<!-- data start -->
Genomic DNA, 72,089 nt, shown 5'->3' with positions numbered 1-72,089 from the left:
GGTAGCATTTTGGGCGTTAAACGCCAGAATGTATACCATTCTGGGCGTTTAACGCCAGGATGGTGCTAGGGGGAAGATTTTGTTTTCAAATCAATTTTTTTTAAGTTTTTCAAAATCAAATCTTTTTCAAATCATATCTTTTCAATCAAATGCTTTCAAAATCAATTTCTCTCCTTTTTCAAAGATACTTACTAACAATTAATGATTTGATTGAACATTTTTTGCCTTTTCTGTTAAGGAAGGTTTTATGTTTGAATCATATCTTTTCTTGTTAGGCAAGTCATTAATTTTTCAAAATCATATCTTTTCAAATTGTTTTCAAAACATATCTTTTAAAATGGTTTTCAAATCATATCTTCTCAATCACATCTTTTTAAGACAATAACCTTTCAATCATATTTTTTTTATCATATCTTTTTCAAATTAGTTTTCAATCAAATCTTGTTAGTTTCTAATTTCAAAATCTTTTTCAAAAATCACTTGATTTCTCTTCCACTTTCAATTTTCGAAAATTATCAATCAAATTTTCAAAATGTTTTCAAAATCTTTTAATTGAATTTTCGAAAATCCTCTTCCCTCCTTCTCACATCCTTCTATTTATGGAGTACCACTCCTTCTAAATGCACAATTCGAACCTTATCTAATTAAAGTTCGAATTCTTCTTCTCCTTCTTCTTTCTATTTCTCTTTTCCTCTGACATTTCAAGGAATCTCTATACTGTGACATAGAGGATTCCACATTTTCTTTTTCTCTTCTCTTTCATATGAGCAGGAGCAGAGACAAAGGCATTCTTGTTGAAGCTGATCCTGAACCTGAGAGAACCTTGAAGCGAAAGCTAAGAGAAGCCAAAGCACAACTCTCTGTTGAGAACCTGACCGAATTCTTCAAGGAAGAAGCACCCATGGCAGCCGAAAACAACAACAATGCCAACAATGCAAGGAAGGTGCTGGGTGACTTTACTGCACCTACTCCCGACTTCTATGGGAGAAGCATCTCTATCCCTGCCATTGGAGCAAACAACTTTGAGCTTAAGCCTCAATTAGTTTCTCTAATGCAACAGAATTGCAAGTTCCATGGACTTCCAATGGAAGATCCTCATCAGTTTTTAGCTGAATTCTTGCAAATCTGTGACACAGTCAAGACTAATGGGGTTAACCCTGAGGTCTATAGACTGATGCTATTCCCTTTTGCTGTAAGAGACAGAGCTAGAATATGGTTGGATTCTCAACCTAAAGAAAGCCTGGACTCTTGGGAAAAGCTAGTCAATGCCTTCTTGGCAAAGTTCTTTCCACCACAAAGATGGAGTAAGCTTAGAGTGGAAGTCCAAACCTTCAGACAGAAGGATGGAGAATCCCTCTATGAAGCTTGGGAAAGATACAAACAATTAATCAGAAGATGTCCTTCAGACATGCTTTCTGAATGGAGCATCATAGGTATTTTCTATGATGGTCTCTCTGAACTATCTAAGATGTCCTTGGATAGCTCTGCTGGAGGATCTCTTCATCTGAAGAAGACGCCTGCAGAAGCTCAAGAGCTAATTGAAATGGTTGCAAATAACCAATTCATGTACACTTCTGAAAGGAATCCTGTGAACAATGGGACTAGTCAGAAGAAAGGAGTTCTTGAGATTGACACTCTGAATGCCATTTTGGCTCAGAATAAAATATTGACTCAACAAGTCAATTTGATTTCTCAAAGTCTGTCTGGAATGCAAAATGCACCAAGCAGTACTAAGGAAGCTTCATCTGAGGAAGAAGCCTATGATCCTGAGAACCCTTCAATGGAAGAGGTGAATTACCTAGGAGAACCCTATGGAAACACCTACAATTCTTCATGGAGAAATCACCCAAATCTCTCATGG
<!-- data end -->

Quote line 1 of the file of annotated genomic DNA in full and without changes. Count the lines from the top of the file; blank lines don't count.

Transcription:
Genomic DNA, 72,089 nt, shown 5'->3' with positions numbered 1-72,089 from the left: